The series’s structure also makes for a fantastic excuse for either episodic adventures or low-budget sequels. The books jump back and forth in Sharpe’s timeline, choosing to stand as their own individual stories as opposed to a long-winded narrative. Fans have long debated whether reading the series in chronological or publishing order makes for a better experience, so anything’s possible here.
Here’s something you probably already know: the British are masters of shaving sugarcoats and making weird shit. Nowhere was this more apparent than in British public safety media in the 1970s. You had a seizure-prone cat teaching children how to be safe, a middle-aged couple teaching adults how to be safe, and a Grim Reaper knock-off reminding parents of the dangers of “dark and lonely water”.
By the way, none of these are things I had to research for this article. I knew about all these things already because I’m too busy drowning myself in old-school Britain every day to have a real life, please help me I’m so lonely
But there’s one example of British refusal to make public service even the tiniest bit, you know, nice, that sticks out even today. Protect and Survive was a multimedia nuclear civil defense program, developed in the late 1970s. It was intended to replace the Civil Defense Corps that was disbanded in 1968, after people realized that nuclear weapons had become too ball-bustlingly powerful to recover from with volunteers. Rather, Protect and Survive taught its readers/watchers/listeners to chin up and take care of you and yours in the case of nuclear attack instead of relying on authorities. Top stuff.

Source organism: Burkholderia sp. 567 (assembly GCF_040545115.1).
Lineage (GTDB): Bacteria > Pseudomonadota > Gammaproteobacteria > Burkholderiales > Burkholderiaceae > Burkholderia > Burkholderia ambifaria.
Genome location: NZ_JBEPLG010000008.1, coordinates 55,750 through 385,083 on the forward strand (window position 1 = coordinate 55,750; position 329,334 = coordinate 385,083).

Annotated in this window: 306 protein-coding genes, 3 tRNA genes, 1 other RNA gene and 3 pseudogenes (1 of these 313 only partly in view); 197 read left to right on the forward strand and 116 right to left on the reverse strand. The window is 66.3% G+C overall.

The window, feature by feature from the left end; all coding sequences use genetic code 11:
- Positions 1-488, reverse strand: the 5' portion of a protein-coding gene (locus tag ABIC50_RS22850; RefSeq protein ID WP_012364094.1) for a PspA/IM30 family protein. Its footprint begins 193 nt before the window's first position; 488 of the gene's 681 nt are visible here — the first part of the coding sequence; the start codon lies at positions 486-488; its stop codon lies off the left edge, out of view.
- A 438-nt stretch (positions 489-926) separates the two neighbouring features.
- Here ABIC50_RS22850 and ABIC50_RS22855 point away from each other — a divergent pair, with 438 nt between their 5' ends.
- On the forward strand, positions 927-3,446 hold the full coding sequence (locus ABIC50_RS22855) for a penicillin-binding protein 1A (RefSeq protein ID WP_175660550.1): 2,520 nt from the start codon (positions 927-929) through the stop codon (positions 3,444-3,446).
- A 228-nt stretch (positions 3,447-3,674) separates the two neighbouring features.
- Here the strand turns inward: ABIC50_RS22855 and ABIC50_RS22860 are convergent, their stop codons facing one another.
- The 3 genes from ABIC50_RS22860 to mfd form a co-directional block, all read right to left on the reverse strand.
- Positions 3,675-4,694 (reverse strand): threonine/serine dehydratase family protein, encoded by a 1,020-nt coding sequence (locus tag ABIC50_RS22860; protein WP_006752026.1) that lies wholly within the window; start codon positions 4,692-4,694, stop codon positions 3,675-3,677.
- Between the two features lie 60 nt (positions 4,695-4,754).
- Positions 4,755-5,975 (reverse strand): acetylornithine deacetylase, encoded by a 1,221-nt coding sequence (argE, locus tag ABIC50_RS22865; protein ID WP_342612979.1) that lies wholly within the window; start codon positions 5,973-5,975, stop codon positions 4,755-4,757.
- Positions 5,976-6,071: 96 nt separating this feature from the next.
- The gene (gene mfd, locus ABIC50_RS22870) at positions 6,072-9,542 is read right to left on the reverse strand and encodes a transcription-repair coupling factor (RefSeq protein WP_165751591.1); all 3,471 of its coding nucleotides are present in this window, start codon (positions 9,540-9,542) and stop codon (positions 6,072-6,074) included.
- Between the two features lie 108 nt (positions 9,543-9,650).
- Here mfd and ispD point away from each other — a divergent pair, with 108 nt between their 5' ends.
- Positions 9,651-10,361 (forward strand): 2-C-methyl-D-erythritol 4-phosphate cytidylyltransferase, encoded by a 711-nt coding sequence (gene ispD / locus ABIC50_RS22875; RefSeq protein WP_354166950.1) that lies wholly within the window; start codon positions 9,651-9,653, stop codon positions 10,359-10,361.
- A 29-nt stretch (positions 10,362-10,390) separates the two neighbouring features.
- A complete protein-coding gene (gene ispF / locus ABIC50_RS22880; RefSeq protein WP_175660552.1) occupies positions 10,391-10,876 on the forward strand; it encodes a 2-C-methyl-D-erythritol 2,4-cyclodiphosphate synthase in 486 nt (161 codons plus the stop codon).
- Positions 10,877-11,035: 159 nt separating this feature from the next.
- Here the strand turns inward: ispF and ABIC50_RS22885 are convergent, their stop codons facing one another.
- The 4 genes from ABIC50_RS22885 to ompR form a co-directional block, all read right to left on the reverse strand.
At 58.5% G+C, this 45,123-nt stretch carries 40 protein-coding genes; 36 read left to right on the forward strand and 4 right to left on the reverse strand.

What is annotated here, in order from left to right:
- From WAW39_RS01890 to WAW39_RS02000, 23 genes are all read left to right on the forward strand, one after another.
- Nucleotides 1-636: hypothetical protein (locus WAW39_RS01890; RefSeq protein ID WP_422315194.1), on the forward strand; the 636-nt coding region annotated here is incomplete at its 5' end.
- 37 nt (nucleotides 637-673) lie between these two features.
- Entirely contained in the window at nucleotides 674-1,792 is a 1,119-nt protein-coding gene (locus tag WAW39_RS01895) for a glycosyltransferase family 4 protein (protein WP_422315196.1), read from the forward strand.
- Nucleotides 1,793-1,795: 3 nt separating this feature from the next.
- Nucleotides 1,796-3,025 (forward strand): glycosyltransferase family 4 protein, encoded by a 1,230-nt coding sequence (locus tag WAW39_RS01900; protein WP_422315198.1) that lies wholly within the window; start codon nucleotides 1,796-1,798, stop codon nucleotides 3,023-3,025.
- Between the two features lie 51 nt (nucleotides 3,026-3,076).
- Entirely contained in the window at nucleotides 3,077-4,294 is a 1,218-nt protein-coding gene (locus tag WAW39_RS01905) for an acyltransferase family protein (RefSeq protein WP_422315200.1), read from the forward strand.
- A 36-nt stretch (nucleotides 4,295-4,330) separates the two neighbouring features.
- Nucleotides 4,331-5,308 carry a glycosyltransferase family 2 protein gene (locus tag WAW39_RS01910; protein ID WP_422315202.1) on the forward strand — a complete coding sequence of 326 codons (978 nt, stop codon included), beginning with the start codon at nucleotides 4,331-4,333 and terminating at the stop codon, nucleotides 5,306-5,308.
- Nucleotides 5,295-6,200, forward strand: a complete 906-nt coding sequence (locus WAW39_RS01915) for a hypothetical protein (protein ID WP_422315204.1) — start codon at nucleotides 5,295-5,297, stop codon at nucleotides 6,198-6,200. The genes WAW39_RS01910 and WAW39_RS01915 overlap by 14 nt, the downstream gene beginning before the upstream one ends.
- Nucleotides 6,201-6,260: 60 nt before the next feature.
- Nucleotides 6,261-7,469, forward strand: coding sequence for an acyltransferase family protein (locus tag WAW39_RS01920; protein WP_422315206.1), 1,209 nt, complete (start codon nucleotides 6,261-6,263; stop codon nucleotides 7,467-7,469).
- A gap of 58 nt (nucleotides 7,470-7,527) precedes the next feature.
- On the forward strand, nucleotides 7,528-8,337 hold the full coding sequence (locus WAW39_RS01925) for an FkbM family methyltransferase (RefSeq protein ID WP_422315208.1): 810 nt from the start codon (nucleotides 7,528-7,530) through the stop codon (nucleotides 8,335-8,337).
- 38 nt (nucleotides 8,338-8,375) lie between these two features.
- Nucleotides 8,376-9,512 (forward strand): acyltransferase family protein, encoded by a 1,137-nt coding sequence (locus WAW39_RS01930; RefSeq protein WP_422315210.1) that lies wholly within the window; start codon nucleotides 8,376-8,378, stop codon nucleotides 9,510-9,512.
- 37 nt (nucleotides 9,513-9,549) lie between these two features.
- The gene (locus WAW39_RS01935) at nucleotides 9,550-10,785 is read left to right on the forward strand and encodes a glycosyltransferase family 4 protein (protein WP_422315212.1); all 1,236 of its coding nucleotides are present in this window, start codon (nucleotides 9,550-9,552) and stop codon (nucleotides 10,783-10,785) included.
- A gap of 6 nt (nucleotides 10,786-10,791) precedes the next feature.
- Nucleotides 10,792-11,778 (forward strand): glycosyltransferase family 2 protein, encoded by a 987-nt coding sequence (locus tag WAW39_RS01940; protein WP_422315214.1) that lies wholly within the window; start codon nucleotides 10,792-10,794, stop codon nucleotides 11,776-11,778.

It was originally intended to be distributed when the British government saw nuclear war as inevitable, but the booklet variety was made publicly available after its existence was leaked by The Times in 1980. The television PSAs were likewise leaked to the BBC some time later, narrated by Patrick Allen – a man who people knew from a wacky real estate commercial with a helicopter in it.
The inadequacy of the information that Protect and Survive provided was quickly ridiculed by essentially everybody. It inspired two watershed works of nuclear fiction in particular: The 1984 television film Threads (which is a really good film and you should watch it), and the 1982 comic book When the Wind Blows. The latter is what I’m talking about here because comic books are still books, fuck you.
When the Wind Blows follows a naïve, but lovely, elderly couple in rural-ish Britain – Jim and Hilda Blogg. They have their nice, comfy retirement lives in the idyllic English countryside, but it’s all about to come crashing down. Escalations between the Communist Bloc and NATO begin to reach boiling point, which convinces Jim to begin preparations as outlined in (you guessed it) Protect and Survive. Both Jim and Hilda are suffering from a severe case of rose-tinted eyes; Jim’s obsession with doing ‘the correct thing’ that the booklet says is matched only by his Blitz-inspired trust in government authority. Hilda simply doesn’t know what’s going on, but trusts Jim when he says that it’ll all be just fine.